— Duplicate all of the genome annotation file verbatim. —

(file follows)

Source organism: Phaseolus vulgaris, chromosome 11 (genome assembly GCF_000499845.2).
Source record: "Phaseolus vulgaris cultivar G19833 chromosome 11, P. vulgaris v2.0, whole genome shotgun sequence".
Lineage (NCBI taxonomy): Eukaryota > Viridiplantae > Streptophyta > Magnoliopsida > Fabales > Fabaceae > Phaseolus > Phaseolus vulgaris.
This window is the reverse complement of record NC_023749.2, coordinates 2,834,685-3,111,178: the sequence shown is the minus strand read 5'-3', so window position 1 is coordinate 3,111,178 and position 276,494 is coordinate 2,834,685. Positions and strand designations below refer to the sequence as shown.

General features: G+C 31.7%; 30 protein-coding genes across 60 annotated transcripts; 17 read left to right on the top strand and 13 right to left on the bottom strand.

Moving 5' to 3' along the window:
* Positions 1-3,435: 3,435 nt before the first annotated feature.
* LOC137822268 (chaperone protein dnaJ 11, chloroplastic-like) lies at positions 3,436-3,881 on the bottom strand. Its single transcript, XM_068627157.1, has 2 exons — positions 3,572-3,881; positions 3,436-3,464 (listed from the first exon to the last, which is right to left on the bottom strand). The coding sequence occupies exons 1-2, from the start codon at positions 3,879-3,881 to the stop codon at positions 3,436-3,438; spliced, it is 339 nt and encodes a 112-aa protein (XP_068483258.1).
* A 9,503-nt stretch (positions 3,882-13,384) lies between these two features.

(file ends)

Source organism: Phaseolus vulgaris, chromosome 11 (genome assembly GCF_000499845.2).
Source record: "Phaseolus vulgaris cultivar G19833 chromosome 11, P. vulgaris v2.0, whole genome shotgun sequence".
Lineage (NCBI taxonomy): Eukaryota > Viridiplantae > Streptophyta > Magnoliopsida > Fabales > Fabaceae > Phaseolus > Phaseolus vulgaris.
This window is the reverse complement of record NC_023749.2, coordinates 2,834,685-3,111,178: the sequence shown is the minus strand read 5'-3', so window position 1 is coordinate 3,111,178 and position 276,494 is coordinate 2,834,685. Positions and strand designations below refer to the sequence as shown.

General features: G+C 31.7%; 30 protein-coding genes across 60 annotated transcripts; 17 read left to right on the top strand and 13 right to left on the bottom strand.

Moving 5' to 3' along the window:
* Positions 1-3,435: 3,435 nt before the first annotated feature.
* LOC137822268 (chaperone protein dnaJ 11, chloroplastic-like) lies at positions 3,436-3,881 on the bottom strand. Its single transcript, XM_068627157.1, has 2 exons — positions 3,572-3,881; positions 3,436-3,464 (listed from the first exon to the last, which is right to left on the bottom strand). The coding sequence occupies exons 1-2, from the start codon at positions 3,879-3,881 to the stop codon at positions 3,436-3,438; spliced, it is 339 nt and encodes a 112-aa protein (XP_068483258.1).
* A 9,503-nt stretch (positions 3,882-13,384) lies between these two features.